During the winter of 1875–76, Jacob “had the privilege of remaining at home [in Kanab]. My family was destitute of many things. Some mining prospectors came along, and offered me five dollars a day to go with them, as protection against the Indians. … It seemed like a special providence to provide necessities for my family, and I accepted the offer.”23

He continued in his labors and met with Brigham Young in 1876. At this time President Young gave Jacob a blessing in which he was given special status as an emissary to the Indians. President Young said to him: “You have always kept the Church and Kingdom of God first and foremost in your mind. … You can have all the blessings there are for any man in the temple.” Jacob says of this meeting, “The assurance that the Lord and his servants accepted my labors … has been a great comfort to me.”24 At this time he was fifty-seven years old.

Jacob moved his family to Arizona in 1878, but he visited Utah regularly to report on his labors in Arizona, and later in New Mexico, where he moved in 1884. During one trip to Utah in 1885, Jacob met with Wilford Woodruff, who was president of the Quorum of the Twelve Apostles. President Woodruff recognized Jacob’s unusual abilities with the Indians and wrote him a special certificate. The certificate called him to be a missionary among the Lamanites and gave him the right and authority to go into any part of the United States and Mexico to preach the gospel.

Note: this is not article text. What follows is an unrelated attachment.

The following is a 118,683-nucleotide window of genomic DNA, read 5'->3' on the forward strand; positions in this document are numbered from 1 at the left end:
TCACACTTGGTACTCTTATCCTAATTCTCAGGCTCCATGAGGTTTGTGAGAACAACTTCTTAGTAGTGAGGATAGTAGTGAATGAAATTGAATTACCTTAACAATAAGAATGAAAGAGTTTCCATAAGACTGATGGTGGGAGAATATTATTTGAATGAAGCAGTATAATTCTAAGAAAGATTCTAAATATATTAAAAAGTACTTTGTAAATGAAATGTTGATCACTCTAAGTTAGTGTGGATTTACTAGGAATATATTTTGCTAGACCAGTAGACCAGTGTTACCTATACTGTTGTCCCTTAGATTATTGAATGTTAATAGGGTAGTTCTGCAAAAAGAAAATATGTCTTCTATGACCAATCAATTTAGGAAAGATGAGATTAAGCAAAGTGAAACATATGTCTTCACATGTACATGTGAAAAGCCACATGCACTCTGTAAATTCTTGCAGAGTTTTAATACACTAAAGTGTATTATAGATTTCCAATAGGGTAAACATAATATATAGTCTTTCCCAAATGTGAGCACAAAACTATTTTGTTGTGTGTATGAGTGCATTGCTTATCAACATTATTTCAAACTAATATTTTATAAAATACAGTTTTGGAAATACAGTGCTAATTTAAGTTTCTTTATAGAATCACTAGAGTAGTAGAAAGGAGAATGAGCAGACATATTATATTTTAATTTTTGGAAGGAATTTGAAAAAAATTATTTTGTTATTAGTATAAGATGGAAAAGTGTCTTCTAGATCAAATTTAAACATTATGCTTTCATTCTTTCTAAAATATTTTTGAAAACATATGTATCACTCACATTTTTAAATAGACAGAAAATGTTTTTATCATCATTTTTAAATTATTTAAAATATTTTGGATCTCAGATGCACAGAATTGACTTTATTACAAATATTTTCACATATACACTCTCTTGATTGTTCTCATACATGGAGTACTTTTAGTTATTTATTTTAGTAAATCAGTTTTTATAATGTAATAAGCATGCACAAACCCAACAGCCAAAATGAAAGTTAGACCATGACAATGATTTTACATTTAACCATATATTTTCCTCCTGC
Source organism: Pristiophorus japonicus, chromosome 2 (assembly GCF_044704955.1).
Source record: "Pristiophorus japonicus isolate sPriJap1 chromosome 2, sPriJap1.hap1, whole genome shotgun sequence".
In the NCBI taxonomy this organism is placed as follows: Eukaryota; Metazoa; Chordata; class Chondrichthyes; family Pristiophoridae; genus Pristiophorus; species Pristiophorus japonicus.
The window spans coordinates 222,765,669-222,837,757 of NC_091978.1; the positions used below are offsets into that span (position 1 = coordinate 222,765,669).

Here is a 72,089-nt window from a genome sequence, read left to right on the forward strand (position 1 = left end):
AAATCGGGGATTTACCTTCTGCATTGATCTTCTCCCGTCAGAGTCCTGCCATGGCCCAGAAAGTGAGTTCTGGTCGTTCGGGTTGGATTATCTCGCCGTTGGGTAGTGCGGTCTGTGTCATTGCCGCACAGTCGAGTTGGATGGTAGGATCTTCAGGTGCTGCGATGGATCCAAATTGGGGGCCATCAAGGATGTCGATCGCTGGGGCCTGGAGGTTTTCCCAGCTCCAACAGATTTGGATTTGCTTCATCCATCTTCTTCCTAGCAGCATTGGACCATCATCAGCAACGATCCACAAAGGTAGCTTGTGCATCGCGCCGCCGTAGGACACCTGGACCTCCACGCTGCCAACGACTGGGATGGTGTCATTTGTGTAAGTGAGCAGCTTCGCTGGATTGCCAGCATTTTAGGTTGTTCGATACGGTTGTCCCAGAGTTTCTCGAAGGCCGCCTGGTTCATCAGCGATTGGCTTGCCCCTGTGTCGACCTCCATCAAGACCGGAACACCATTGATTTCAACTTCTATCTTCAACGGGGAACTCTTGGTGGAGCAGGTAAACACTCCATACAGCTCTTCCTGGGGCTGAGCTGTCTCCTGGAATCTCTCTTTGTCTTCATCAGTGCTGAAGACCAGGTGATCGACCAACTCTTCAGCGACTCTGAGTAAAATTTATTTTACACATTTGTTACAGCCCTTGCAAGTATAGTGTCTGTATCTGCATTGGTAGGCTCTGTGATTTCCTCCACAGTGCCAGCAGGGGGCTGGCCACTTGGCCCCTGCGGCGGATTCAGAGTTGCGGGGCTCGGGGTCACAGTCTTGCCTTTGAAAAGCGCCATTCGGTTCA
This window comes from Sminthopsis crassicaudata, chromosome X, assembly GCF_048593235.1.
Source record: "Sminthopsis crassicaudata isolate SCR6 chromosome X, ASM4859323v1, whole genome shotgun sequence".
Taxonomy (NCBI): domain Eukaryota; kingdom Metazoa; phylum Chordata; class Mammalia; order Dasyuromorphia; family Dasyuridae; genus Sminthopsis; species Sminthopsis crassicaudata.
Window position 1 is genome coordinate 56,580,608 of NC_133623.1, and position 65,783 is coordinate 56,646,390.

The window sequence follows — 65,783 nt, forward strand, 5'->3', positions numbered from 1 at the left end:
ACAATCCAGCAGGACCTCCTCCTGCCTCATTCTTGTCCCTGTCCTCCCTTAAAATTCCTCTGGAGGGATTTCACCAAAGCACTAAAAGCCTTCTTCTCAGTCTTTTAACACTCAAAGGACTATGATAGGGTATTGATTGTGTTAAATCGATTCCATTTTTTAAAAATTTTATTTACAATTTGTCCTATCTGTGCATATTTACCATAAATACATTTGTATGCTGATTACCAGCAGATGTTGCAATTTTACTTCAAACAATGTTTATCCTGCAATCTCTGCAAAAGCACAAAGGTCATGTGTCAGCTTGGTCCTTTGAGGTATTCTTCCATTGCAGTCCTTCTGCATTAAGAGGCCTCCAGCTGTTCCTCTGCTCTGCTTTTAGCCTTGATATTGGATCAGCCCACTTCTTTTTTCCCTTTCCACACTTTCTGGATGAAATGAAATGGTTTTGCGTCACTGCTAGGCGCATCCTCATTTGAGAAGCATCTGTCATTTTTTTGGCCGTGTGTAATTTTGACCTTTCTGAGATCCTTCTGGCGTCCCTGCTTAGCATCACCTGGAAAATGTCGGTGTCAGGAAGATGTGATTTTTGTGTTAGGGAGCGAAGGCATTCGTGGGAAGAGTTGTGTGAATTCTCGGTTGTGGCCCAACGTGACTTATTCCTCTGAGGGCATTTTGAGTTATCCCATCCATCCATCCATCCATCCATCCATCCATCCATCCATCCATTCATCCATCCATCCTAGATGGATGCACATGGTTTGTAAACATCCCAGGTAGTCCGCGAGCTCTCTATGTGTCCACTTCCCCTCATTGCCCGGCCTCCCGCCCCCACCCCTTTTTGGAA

The next summer he paid a visit to the home of his son Lyman in Alpine, Arizona. While there he caught the chills and fever. He felt better after two weeks and wanted to go home. On the way back, he and his grandson camped out in the rain in a leaky shelter. Jacob became soaked and suffered a relapse. They camped out another night, and when they arrived home—now Pleasanton, New Mexico—they found everyone ill with malaria. After three days of illness he died, on 31 August 1886. His wife, the only one able to get out of bed, was assisted by some strangers in burying him. His body was later reinterred at Alpine, Arizona. On his gravestone are the words “Peacemaker In The Camps Of The Lamanites.”

Jacob’s devotion to the Church was unfaltering. His faith and trust in God was absolute. And throughout the years, his love and dedication to his family was always a motivating force. Life was never easy for them. But their sacrifices and their loyalty to one another made it possible for Jacob to accomplish all that he did.